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By 1949, Detroit’s extensive listings demonstrate how it became a mecca for Black tourism and entertainment at the height of Paradise Valley. Not surprisingly, the Green Book locations match exactly with areas of Detroit with more Black residents (due to restrictive and discriminatory housing policies). The 1949 edition also included listings for Canada and Mexico.

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By later editions, in 1963, a defining year for the Civil Rights Movement, the Green Book lacks welcoming amenity listings and instead includes pages on national and local laws so that African American motorists can know their rights while traveling.

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The Green Book in some ways reflected the state of the nation in a given year with respect to discrimination, racism, and the rights of African Americans. Today we’ve seen more visible displays of racism. Through my research on food access people often tell me about using word of mouth to avoid discriminatory grocery stores. I can only imagine the extent to which this type of directory is being maintained by word of mouth still today. We have a much work to do so that all may travel with dignity and without fear in their own cities and those they hope to visit.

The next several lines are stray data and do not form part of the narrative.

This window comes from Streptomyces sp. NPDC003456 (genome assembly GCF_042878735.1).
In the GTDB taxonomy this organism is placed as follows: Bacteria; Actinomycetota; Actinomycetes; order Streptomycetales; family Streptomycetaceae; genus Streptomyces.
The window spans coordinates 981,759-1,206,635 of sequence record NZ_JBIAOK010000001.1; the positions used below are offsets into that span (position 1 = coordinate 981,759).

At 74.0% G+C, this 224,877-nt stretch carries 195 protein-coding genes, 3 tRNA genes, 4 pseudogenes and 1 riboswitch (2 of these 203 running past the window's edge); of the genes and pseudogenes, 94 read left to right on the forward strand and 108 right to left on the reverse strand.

Thanks to the Green Books collection at NYPL’s Schomburg Center for Research in Black Culture for making these texts available.

Map: Detroit Commercial Traffic Volume Flow 1936

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The harsh and almost disturbing display of traffic volume data makes me think of dystopian urban nightmare with duct work of varying size funneling where people can go. This map comes from the ‘Detroit Traffic Survey” conducted in 1936, published in 1937 and led to many of the freeway developments that we now see today. The data presented in this way possibly had a strong effect on the policymakers hoping to rid Detroit of the dystopian tangle of traffic congestion.

Map: SWAT Raids in Detroit 2013 – 2015

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Accompanying an article titled “Policing the Poor in Detroit,” this map denotes the seventeen raids associated with Chief Craig’s “Operation Restore Order” as well as median incomes in the areas where raids happened.

Notes: Each starred site lists the date of the raid and the 2013 median household income of the surrounding census block group. The raids that killed Aiyana Stanley-Jones and Terrance Kellom are included on the map, although these were not part of Operation Restore Order. As the map shows, median income in most areas targeted by police operations fell well below the city average of $25,000. Thanks to Mallika Roy for help creating this graphic.
Sources: Detroit News; City-Data.com.
More from the article: